By Collin Bolebruch
Athletes get hurt. From hyper-physical sports like hockey to helmet-less sports like tennis, players are liable to get banged up. Both professional leaguers and Division III student-athletes hurt in the same ways, but the latter don’t have LeBron James’ recovery budget and have to attend class the next day. At Plattsburgh, sports medicine takes care of its Cardinals.
Jason Pachter has been with SUNY Plattsburgh sports medicine for 22 years, originally joining the school as head athletic trainer. Five years ago, Pachter stepped into his current role as director of sports medicine. He’s joined by Associate Head Athletic Trainer Lisa Vicencio and Assistant Athletic Trainers Jonathan Edwards and Stephanie Varin. Together, they oversee the health and wellness of approximately 400 Cardinal athletes.
Trainers are present at all NCAA-affiliated practices and sporting events on campus and will travel with a few select sports to away games. Pachter, Vicencio and Edwards are assigned to different sports and Varin serves to “float around” wherever she is needed.
A typical game day is an all-day affair for the sports medicine staff. Beginning with treatments and rehabilitations, the staff is in charge of putting together injury reports before the games start, determining who should and should not play. The trainers will then provide the proper braces and tape for players to wear during the game and set up medical equipment on the field.
During the game, the crew is at notice on the sideline for any stretching or injuries the players from either team may suffer. They get the final say as to whether or not athletes can return to the game after a visit to the sideline.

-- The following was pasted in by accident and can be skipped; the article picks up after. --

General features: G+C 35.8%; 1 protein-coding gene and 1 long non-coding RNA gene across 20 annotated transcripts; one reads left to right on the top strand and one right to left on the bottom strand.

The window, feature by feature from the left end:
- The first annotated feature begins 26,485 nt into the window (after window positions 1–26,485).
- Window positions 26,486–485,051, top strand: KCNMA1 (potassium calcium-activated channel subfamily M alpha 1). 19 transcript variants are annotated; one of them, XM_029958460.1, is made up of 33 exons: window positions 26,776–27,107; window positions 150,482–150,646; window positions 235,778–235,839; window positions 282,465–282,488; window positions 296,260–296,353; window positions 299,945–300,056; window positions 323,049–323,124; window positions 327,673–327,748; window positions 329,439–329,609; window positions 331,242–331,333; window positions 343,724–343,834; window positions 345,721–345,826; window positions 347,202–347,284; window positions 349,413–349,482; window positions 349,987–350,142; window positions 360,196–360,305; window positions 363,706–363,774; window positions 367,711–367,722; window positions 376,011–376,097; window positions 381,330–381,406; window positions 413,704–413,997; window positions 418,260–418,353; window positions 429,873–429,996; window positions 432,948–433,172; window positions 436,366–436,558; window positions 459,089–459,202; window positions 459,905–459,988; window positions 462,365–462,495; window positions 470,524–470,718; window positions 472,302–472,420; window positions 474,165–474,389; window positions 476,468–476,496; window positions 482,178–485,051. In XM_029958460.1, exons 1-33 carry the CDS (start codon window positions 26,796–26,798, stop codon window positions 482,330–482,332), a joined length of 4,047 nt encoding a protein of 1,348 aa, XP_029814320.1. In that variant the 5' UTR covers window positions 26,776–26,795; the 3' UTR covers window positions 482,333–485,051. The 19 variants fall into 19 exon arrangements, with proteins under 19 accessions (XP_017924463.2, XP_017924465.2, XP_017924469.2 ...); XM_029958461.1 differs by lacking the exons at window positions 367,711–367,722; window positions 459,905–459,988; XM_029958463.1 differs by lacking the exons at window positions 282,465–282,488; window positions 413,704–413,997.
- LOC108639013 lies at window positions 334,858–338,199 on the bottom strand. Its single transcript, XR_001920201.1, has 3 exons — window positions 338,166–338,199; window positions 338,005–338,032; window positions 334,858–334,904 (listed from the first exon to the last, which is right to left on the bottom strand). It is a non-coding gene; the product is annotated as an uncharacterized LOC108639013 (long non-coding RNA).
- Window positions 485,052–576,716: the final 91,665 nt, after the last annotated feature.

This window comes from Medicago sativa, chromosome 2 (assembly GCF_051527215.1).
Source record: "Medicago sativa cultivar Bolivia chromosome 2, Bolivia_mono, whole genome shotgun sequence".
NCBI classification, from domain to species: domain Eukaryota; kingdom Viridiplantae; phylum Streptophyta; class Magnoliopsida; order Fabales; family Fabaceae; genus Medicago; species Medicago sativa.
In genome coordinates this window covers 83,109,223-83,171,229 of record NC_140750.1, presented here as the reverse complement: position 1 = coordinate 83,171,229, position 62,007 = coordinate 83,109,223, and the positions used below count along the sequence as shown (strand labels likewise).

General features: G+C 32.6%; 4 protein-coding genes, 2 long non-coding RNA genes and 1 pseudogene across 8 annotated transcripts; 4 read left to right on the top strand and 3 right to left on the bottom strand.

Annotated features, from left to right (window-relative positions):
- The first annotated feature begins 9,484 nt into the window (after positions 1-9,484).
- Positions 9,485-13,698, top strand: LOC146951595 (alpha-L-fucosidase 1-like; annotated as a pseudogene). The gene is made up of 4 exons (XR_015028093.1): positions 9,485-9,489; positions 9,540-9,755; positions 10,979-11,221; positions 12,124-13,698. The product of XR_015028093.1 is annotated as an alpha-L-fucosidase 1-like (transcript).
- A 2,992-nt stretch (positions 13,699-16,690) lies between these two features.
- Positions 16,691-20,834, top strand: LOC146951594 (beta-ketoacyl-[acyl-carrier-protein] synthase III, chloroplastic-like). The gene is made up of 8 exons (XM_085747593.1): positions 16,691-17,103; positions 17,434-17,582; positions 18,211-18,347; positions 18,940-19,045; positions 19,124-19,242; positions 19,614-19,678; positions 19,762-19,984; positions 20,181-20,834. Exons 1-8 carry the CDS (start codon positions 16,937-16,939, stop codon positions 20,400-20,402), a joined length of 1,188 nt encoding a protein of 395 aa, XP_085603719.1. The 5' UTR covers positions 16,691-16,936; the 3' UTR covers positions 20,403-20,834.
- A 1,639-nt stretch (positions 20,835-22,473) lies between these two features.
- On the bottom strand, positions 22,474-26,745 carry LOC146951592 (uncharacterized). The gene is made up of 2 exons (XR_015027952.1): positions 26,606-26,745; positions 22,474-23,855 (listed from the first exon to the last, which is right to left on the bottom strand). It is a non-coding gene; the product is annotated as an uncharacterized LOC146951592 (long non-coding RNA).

The trainers remain at the facility for more than an hour after the game for postgame treatments of injuries both new and old. Athletic trainers are healthcare professionals, not coaches or strength and conditioning staff. Athletes need to go through the treatment and recovery process to be ready for their next game.
The staff is joined by student assistants on the field. The students come from both Plattsburgh and other, partnered colleges. One of these students, Reyna Riesgo, attends Moravian University in Bethlehem, Pennsylvania, but works in-person at Plattsburgh.
Riesgo takes on similar responsibilities as the full and part-time athletic trainers while also taking online classes. She’s found her experience at Plattsburgh “really cool,” especially because of the athletic department she’s been able to become a part of.
“I think just being able to see the athletes every single day [is rewarding],” Riesgo said. “And just being able to see an athlete grow from beginning of season to the end of season.”
Riesgo, Pachter, Edwards and Varin all do their jobs for the same reason — the student-athletes. Edwards appreciates that he can be the one to assist athletes through rough patches.
“They love playing sports, so when they get hurt, it’s typically a really hard time for them,” Edwards said. “So being able to help them through that tough part and get them back to the sport they love is definitely my favorite part and I think it’s the most rewarding part of my job.”
Varin pointed to being in on the action on the sideline and seeing hard work pay off.
“I always say I’m kind of spoiled,” Varin said. “It’s really rewarding to see your athletes, especially if it’s their first game back, whether they’ve been out for a few weeks or a few months. It’s really exciting to see their excitement up close and personal when they get their first big play coming back or just that first moment of getting back into the game and to be not only a part of getting them to that point, but just being able to celebrate that win with them.”
Pachter finds athletes’ growth as both a person and a player through sports medicine the most fulfilling.
“They put their health-care into my hands,” Pachter said. “The decisions we make to get them healthier and better and then back onto the field just as good, if not better than they were before they got hurt, is the most rewarding for me.”